So we will just have to disagree. As a historian, I will not judge the past according to what is said to be good and evil in the current culture. Nor will I presume to be privy to what Jefferson knew or what mores guided his thoughts and actions or what Columbus knew etc. separate from the probabilities that would be part of what we know of the culture of their times and what they themselves revealed of their thoughts and beliefs. I think to presume to be privy to more than that is to base one's opinions upon prejudices and propaganda intended to indoctrinate.
    "I think the best way of doing good to the poor, is not making them easy in poverty, but leading or driving them out of it." --Benjamin Franklin 1776

  8. #138
    Advisor
    Join Date
    Jul 2014
    Last Seen
    @
    Gender
    Lean
    Very Liberal
    Posts
    381

    Re: How should Christopher Columbus be judged?

    Quote Originally Posted by Gaius46 View Post
    European settlers. He was European and his actions as they relate to how we judge Columbus the man must be judged by the morality he lived under. That would
    be European.
    I see, so when we judge the racist bastards that lynched black people in the 60's we should only judge them by their peers of the same time perod. Not by today's standard or at least not by a black man's view. Are you sure this is the only morality we can judge people under?

  9. #139
    Sage
    Gaius46's Avatar
    Join Date
    Dec 2012
    Location
    New York
    Last Seen
    Yesterday @ 06:15 PM
    Gender
    Lean
    Libertarian
    Posts
    8,495

    Re: How should Christopher Columbus be judged?

    Quote Originally Posted by Tuatara View Post
    I see, so when we judge the racist bastards that lynched black people in the 60's we should only judge them by their peers of the same time perod. Not by today's standard or at least not by a black man's view. Are you sure this is the only morality we can judge people under?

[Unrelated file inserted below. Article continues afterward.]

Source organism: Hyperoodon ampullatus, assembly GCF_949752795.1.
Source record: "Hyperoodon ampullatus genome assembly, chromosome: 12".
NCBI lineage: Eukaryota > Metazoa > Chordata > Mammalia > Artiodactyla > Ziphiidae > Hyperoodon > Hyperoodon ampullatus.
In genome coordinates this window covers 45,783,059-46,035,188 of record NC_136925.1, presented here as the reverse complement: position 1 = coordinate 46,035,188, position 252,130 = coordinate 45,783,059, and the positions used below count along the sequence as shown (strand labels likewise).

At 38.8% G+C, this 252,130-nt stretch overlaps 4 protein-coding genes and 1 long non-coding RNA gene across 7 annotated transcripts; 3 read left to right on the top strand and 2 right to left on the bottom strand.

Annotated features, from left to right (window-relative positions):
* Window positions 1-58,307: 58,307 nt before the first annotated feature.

You've chosen a bad example. We all generally agreed in the 60s that racism and lynchings were bad things. We codified it in law one hundred years previously.


    There are two separate things that need to be judged. The man is one, his actions the other. We can judge his actions as immoral based on our prevailing morality. But I suggest we have to judge the person himself based on the morality he lived under. Look at this way. Say you're a meateater and 100 years from now we figure out that cows actually are sentient, intelligent creatures and we accord them civil rights. By the lights of that future age your eating a hamburger was an immoral act. But are you an immoral person?
    Don't be a grammar nazi - Marcus Aurelius, Meditations, Book 1 #7

  10. #140
    Advisor
    Join Date
    Jul 2014
    Last Seen
    @
    Gender
    Lean
    Very Liberal
    Posts
    381

    Re: How should Christopher Columbus be judged?

    Quote Originally Posted by Gaius46 View Post
    You've chosen a bad example. We all generally agreed in the 60s that racism and lynchings were bad things. We codified it in law one hundred years previously.


    There are two separate things that need to be judged. The man is one, his actions the other. We can judge his actions as immoral based on our prevailing morality. But I suggest we have to judge the person himself based on the morality he lived under. Look at this way. Say you're a meateater and 100 years from now we figure out that cows actually are sentient, intelligent creatures and we accord them civil rights. By the lights of that future age your eating a hamburger was an immoral act. But are you an immoral person?
    I don't think analogy is a bad example because it centers around how humans treat other humans. Any time there is a lot of controversy about someone being labelled a hero or great, it's time to re-elvaluate this position to see if they are really worthy. If we are going to judge Columbus on his merits we should also judge him on his faults, by all time and all people.

Page 14 of 15 FirstFirst ... 412131415 LastLast

Posting Permissions

  • You may not post new threads
  • You may not post replies
  • You may not post attachments
  • You may not edit your posts
  •